9

I've upgraded my PC from Windows 7 Ultimate to Windows 10 Pro; overall it seems to be working fine, with small bugs here and there. One thing that I find really annoying is that Windows seems to think it is OK to install drivers and vendor-specific control panels for me.

I've always installed drivers manually to get around having all the bloatware (i.e., Realtek's audio management panels and other vendor-specific tweaking tools).

How do I stop Windows from automatically installing bloat on my custom PC, so that I can use the drivers I've exported from packages and binaries to get around bloats?

If I uninstall everything Windows automatically installed, it seems as if a reboot persists them and installs again.

Preferably I'd like to perform a clean install and have Windows skip installing any drivers automatically. Is this possible?

  • superuser.com/questions/946957/… the answers here are about deferring or shutting off "updates" temporarily at least, which is where the automated driver/software packages come from. Generally (but i dont have facts for win10) after you install fully the driver set for a specific piece of hardware, and it is mostly up to date, the updater will quit stuffing updater versions of drivers in. At any rate after you perfect things, getting a backup clone of the OS , you could then releace the dogs of update again. – Psycogeek Jul 30 '15 at 17:02
  • I actually disabled that function but still I got bloatware. Though it may have been so that the drivers installed before I got to disable it. – Daniel Jul 30 '15 at 17:05
  • 1
    And the only problem with being disconnected is getting the activation key stuff going once, which one might want to do before spending hours manually updating. . – Psycogeek Jul 30 '15 at 17:10
  • @Psycogeek Yeah, thats a big note to everyone: Update first, and get your Windows 10 activated before you do the clean installation! – Daniel Jul 30 '15 at 17:11
9

After 2 hours of angry web searching, I posted this question. And of course the next search I did yielded the answer I was looking for;

Note: Make sure your windows upgrade has been activated before you perform a clean installation!

Performing a clean installation with the Windows 10 ISO with the network cable disconnected seems to be the way to go. After first boot one have to disable this feature by;

  1. Open File explorer (Win+E)
  2. Right click "This PC" and select properties
  3. Click "Advanced system settings" and select "Hardware" tab
  4. Click "Device Installation Settings"
  5. Select "No, let me choose what to do" and check "Never install driver software from Windows Update"
  6. Reconnect your network cable

Windows will be activated sometime after you connect the network cable again.

Hope this helps others too, and save hours of anger in search for a solution.

  • Does this only apply to Windows 10 Professional? I understand updates are required for Win10 Home, but I'm not sure this applies to drivers. – ChrisInEdmonton Jul 30 '15 at 17:16
  • @ChrisInEdmonton I don't think this would be a Pro specific feature, best way to know is to check the procedure before you perform a clean installation. – Daniel Jul 30 '15 at 17:17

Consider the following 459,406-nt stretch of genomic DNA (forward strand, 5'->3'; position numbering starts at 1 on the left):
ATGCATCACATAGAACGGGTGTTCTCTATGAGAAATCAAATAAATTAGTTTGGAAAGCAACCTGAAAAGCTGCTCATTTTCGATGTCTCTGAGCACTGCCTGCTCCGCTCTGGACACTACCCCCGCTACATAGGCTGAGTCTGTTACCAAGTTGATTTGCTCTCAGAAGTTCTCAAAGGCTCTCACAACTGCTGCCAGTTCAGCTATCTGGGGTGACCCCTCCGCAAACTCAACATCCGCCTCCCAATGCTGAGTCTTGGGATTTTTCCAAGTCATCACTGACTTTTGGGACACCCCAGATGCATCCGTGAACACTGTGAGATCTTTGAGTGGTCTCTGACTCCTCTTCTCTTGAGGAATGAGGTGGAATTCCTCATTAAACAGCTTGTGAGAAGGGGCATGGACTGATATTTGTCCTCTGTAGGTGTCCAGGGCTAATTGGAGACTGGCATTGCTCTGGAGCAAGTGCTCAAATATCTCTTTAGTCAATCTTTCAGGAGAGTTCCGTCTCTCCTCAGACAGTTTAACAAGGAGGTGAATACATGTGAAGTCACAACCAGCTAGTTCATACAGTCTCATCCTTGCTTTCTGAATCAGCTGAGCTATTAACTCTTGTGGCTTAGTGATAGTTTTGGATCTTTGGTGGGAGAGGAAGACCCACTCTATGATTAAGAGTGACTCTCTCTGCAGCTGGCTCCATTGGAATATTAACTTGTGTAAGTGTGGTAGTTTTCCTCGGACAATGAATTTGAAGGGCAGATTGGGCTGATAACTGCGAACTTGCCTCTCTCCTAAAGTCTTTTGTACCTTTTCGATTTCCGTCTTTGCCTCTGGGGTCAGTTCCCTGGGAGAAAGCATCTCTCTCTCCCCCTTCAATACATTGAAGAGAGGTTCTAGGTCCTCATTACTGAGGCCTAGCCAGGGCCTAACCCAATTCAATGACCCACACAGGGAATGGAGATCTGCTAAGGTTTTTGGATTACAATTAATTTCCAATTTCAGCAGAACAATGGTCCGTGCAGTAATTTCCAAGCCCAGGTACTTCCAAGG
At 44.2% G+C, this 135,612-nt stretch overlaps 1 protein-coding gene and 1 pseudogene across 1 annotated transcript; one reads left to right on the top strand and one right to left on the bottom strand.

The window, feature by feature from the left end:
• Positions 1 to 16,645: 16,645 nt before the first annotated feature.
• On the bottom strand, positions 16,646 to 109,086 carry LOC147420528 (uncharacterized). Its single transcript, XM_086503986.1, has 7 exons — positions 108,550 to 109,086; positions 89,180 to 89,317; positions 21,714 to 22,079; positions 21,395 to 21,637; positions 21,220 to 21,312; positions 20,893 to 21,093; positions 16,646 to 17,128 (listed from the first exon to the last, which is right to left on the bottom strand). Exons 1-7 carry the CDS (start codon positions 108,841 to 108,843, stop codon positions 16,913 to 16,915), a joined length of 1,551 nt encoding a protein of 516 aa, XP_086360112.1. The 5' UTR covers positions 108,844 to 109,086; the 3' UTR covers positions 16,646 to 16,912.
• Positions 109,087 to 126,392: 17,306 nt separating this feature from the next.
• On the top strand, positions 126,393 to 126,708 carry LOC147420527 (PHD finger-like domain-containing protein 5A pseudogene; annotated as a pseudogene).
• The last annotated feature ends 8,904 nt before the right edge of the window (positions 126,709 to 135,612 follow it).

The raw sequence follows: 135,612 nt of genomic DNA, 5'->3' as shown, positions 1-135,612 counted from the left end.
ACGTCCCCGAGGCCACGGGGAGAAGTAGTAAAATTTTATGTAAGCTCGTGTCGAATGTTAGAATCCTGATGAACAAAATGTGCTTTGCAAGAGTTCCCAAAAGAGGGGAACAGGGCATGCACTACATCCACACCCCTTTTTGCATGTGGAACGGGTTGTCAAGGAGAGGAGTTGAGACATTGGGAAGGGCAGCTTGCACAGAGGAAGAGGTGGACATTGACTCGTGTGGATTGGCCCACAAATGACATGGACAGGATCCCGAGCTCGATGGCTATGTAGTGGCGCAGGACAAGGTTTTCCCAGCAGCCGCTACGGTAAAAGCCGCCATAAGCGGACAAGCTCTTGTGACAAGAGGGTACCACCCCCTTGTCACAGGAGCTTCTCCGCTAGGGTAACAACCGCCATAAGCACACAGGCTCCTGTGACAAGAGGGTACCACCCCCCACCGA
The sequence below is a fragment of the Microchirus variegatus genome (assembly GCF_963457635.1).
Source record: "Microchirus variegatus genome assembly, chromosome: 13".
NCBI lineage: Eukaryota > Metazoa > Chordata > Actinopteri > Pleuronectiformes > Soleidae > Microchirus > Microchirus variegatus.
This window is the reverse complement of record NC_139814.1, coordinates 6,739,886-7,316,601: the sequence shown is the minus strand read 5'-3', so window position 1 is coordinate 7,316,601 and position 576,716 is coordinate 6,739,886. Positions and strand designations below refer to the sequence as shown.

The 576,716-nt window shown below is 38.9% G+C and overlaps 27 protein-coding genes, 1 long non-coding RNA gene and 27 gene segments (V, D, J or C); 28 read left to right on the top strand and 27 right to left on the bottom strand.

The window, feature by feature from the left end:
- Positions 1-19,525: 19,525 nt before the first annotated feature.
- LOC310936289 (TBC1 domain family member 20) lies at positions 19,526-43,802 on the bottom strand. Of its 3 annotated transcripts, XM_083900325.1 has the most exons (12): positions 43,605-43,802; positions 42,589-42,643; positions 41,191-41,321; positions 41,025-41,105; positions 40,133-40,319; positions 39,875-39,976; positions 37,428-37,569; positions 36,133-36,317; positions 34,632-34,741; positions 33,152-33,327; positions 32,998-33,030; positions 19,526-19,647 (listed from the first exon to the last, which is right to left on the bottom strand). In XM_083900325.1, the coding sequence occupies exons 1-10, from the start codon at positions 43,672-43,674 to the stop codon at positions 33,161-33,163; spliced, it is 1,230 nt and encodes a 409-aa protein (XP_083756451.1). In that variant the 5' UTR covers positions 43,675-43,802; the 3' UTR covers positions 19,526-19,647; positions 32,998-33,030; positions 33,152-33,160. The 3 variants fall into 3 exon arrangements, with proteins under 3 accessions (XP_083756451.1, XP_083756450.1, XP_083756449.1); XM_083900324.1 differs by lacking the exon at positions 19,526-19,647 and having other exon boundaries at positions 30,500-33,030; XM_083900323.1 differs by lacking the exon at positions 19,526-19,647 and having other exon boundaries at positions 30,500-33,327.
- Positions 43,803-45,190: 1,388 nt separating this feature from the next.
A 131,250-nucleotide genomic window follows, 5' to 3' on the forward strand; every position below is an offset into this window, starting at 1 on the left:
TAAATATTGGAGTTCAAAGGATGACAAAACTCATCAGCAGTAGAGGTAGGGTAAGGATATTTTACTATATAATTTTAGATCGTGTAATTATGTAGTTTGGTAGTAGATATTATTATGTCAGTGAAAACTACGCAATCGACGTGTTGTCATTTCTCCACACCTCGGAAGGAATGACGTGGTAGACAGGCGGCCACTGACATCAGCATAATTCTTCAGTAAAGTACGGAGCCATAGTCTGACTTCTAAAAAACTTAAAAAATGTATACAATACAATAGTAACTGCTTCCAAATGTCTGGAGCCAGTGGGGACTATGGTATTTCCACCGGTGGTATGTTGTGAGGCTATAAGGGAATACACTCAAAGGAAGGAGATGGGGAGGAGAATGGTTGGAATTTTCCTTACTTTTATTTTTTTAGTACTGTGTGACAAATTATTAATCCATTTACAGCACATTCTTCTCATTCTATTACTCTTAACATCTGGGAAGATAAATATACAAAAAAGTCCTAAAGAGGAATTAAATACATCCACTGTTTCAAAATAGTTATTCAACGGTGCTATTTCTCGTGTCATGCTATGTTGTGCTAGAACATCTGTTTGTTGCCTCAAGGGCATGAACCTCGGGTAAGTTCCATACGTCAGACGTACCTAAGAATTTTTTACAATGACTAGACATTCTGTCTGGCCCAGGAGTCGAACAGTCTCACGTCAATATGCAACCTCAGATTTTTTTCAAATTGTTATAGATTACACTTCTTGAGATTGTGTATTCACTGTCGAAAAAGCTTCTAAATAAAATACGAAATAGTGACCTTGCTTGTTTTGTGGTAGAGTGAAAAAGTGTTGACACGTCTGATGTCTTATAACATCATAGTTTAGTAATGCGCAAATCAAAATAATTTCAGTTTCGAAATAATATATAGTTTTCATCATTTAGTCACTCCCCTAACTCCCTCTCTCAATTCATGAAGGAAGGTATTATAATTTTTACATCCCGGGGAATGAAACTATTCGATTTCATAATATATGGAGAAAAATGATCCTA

• @Ramhound Precisely the way it should be. Windows 7 was optimal! – Daniel Jul 30 '15 at 18:09
  • 3
    "Never install driver software from Windows Update" this dialogue is no longer there in v1511 – Moab Jan 12 '16 at 23:49
  • 1
    The text on this has changed to "Do you want to automatically download manufacturer's apps and custom icons available for your devices?" with "Yes (recommended)" and "No (your device might not work as expected). This has no effect on Windows Update installing drivers and does not prevent it. – Joshua McKinnon Jan 29 '16 at 0:27
4

The best solution for Windows 10 updates is using a 3rd party software to install and hide updates.

It installs nothing, it is portable, it allows you to hide any update including drivers. This Software makes no changes to the normal windows update or your system (except for the updates you allow it to install) but does use the Windows update service, once you have hidden your updates and installed others you want, be sure to go into Windows Services and stop the Windows update service and then set it to disabled, or it will install the updates you hid using the other software.

So keep the windows update service disabled, the minitool will start it automatically when you run it, then disable it again when done using the minitool.

Originally found it here

Can be downloaded here

Double arrow = check for updates

Down Arrow = download Only

Down Arrow with underscore = Install selected updates.

+H = Hide Selected Updates.

Trash Can = Uninstall updates from the Installed Updates menu.

enter image description here

protected by bwDraco Sep 12 '15 at 16:35

Thank you for your interest in this question. Because it has attracted low-quality or spam answers that had to be removed, posting an answer now requires 10 reputation on this site (the association bonus does not count).

Would you like to answer one of these unanswered questions instead?

Not the answer you're looking for? Browse other questions tagged or ask your own question.